September/October 2015            




          donate          visit our website


In This Update...

  • WMI Expands Loan Program in Tanzania
  • IMF Director, Christine Lagarde, Visits the WMI Booth at Annual Charity Fair
  • Postbank (PBU) Managing Director Discusses Women in Business
  • PBU Congratulates WMI Partner in Kabale
  • The Buyobo Pavilion Is Finished and Open for Business


WMI Expands Loan Program in Tanzania
This fall WMI expanded loan program operations in Tanzania through a partnership with Weston Turville Wells for Tanzania (WTWT), a charity based in the United Kingdom. The organization was founded by and is run by Rachel Blackmore. It was started in 2005 to provide outreach service to three villages in Nainokanoka Ward in northern Tanzania, on the plateau surrounding the Ngorongoro Crater (which is an immensely popular tourist destination). Rachel provided this background on the local community, a summary of WTWT's operations, and a description of how it came to develop a woman-focused loan program. You'll find the evolution fascinating!

Background. WTWT is a small poverty relief charity working with Maasai communities li ving in the
Maasai children collecting water at a WTWT facility
Ngorongoro Conservation Area. We are based in the UK but charge no UK expenses to the charity. Our 4 paid staff, 2 men and 2 women, are all local Maasai from the 3 villages we currently serve in Nainokanoka Ward. There are  many destitute families in the area, particularly those families without livestock.

In 2009, the Tanzania Conservation Area Authority banned the Maasai from growing their life-sustaining vegetables. Since this time, many children have died, being too malnourished to fight common illnesses.  WTWT supports the community with programs providing clean water solutions, goats for the destitute, education, health care and microfinance loans. Education has been in the form of secondary school funding and building of preschools for the children to learn the language of their primary education, Swahili.

Our Loan Program. WTWT started its loan program in 2012, after meeting Judy Lane, WMI's local partner who was doing similar work to WTWT, but in the neighbouring villages of Alailelai Ward. Judy introduced us to WMI and their amazing training and loan program. WMI kindly invited myself and our staff to attend their loan training in Alailelai. Following this we discussed partnering with WMI on a loan program in Nainokanoka Ward. Our Tanzanian Coordinator, at that stage, was unwilling to operate a loan program just for women and felt we could run our own program on similar lines to that of WMI and also include men in the community. WMI staff supported our plans. They very kindly provided business training in our villages and allowed us to use similar paperwork to run our program, although WMI did not provide funds for loans as our program included men.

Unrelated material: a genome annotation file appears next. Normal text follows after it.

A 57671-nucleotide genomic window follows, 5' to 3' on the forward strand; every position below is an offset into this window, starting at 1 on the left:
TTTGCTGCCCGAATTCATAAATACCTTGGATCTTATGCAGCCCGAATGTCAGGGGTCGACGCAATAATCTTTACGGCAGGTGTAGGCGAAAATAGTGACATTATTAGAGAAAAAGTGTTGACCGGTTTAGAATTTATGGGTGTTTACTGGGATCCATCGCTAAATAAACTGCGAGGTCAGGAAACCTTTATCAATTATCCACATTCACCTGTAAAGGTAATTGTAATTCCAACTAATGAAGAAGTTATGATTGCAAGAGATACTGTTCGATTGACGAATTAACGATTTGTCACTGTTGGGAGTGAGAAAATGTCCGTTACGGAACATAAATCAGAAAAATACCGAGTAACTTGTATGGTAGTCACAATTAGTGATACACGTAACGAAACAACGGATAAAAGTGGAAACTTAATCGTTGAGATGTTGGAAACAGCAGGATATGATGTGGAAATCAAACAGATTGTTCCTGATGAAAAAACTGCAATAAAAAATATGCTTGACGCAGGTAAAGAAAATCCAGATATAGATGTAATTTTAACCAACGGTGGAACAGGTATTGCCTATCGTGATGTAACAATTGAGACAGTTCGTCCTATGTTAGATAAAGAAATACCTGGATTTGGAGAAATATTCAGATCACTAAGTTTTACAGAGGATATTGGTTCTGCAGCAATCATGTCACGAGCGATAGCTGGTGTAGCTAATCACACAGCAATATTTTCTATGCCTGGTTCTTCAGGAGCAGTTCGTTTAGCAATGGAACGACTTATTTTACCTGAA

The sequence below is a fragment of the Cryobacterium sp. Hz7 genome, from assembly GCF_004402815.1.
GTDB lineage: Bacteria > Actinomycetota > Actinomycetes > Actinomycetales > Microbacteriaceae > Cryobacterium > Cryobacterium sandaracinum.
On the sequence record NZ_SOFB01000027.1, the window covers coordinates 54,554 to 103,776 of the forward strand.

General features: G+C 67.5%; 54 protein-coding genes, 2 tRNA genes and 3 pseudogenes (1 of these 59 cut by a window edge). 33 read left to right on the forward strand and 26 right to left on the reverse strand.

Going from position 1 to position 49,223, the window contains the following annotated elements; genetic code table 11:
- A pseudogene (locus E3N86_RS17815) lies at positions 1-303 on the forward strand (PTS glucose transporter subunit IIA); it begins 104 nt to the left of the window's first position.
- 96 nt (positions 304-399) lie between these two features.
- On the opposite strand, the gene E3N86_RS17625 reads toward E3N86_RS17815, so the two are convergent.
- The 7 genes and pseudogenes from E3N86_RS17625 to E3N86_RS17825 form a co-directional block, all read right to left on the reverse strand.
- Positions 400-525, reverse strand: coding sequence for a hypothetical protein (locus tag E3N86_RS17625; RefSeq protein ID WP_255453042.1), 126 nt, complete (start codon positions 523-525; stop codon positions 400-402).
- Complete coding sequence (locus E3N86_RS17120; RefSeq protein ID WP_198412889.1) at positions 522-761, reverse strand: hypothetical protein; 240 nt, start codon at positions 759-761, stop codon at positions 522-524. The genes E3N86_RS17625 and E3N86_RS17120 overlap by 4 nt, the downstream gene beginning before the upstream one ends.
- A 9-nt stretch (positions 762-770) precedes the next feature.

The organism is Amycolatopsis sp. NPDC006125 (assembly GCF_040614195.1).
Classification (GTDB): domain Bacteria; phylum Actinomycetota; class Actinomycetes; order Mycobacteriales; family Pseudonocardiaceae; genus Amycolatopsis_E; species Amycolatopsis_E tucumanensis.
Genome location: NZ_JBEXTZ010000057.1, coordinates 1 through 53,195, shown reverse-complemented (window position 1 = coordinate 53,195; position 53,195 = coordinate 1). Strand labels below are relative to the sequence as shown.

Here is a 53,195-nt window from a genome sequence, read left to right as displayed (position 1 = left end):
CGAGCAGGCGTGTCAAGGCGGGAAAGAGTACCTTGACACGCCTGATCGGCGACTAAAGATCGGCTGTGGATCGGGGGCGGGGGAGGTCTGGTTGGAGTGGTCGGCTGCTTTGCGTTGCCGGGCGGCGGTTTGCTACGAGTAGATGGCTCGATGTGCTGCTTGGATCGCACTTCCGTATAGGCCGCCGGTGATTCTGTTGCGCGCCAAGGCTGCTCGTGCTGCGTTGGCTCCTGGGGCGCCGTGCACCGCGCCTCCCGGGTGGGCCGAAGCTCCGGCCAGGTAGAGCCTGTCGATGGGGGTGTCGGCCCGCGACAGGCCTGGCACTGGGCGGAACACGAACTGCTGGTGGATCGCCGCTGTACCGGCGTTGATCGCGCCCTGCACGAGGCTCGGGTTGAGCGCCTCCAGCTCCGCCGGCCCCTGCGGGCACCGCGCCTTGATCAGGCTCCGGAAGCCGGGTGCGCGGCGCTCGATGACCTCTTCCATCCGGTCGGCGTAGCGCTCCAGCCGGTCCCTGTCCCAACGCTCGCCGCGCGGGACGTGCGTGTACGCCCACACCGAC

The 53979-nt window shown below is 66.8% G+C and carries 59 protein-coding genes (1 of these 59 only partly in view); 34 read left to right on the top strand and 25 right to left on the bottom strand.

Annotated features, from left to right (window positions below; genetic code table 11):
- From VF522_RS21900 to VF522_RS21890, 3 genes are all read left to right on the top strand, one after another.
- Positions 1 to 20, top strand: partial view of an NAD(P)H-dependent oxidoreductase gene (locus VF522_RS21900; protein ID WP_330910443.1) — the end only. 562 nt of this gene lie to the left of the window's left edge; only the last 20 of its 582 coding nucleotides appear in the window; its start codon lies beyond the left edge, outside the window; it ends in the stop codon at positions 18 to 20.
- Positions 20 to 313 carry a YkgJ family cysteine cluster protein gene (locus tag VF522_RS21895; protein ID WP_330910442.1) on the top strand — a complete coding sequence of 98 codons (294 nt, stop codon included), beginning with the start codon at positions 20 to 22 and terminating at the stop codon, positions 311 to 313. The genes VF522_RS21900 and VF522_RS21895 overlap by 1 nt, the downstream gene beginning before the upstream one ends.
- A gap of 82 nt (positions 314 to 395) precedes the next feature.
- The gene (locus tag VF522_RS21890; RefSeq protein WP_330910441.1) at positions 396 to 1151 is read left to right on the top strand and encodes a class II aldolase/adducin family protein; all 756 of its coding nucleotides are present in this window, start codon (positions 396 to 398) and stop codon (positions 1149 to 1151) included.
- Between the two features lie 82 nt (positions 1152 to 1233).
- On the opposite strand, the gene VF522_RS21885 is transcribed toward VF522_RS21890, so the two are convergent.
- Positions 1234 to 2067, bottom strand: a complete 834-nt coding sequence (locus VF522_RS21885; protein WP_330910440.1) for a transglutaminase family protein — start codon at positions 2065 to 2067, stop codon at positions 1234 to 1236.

WTWT provided the funds for our loans, which initially covered five groups of women and one group of men. All of the loans were paid back on time, thanks to the dedication of our loan project manager, Embapa (one of our male staffers), in meeting regularly with the loan beneficiaries until they were confident and competent in running their businesses. There was a lot of friction amongst the men in the men's group, and more work was needed to ensure their loans were paid back on time. We expanded the program over the next two years, to a total of 115 loans being given to women and 33 to men over the three year period.

WTWT women making last loan payment at support group meeting and happily receiving the money they saved during the loan term
Loan Program Results and Findings. The 2014-2015 women's loans have all been paid back. Embapa is just working with the families of the last men's group who have not yet made their final loan repayment. They are extremely poor and the men have run off. The market situation was not good in the village and they were not able to sell their cattle at the market the day before the loan repayment date. Embapa has visited the mothers of the men and they are requesting a few more months to repay the loans.

WTWT's leadership, with Embapa as our new Country Coordinator in Tanzania, has reviewed its operating history and with three years of experience under our belt, WTWT has decided, based on the evidence, that we only want to give loans to women. We are delighted to be able to partner fully with WMI at last! We are also hugely grateful to WMI for supporting our loan recipient women with additional loan funds and financing for a health education program. We are grateful that WMI fully supports WTWT's philosophy that healthy women will make for healthy businesses and healthy families!

IMF Managing Director, Christine Lagarde, Visits the WMI Booth at Charity Fair
In September, WMI was invited to organize an information booth and discuss its outreach program at the IMF as the Fund kicked off its 2015 Fall Giving Campaign. WMI Board member, Trix Vandervossen, who
Trix and her granddaughter staffing the WMI booth at the IMF event